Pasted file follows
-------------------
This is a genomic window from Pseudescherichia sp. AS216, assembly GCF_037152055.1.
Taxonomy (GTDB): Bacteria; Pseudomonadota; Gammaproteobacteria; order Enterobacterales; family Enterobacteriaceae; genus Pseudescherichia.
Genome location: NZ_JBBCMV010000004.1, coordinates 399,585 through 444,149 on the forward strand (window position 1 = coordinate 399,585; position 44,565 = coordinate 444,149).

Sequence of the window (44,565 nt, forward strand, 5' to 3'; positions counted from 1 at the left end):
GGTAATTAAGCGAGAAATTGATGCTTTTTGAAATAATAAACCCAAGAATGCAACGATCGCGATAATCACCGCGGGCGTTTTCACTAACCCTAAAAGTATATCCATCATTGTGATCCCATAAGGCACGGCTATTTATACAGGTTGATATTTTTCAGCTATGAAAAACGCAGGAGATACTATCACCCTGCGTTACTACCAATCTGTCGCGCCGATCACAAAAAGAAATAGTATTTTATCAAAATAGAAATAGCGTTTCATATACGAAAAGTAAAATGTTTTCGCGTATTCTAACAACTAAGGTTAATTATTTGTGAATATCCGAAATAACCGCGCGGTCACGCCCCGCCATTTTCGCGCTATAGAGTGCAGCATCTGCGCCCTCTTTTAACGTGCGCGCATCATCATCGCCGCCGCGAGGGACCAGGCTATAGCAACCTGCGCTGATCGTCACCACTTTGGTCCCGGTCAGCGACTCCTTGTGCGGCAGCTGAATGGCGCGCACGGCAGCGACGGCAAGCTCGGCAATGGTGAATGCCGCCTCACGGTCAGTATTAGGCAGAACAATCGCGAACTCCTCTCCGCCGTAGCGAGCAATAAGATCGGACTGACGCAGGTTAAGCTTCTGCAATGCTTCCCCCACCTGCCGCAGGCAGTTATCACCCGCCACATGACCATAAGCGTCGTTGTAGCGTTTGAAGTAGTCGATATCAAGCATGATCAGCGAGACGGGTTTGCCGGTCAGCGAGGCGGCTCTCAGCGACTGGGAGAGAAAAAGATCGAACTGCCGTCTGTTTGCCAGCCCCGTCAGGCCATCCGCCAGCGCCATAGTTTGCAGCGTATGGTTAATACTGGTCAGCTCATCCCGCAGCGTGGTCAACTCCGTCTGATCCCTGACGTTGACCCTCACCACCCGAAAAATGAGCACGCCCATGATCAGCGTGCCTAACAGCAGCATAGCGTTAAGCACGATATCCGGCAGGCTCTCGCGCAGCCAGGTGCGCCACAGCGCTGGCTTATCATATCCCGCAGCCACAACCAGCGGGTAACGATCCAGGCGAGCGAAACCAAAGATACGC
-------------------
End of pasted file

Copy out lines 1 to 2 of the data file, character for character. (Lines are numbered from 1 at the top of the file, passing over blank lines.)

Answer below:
This is a genomic window from Pseudescherichia sp. AS216, assembly GCF_037152055.1.
Taxonomy (GTDB): Bacteria; Pseudomonadota; Gammaproteobacteria; order Enterobacterales; family Enterobacteriaceae; genus Pseudescherichia.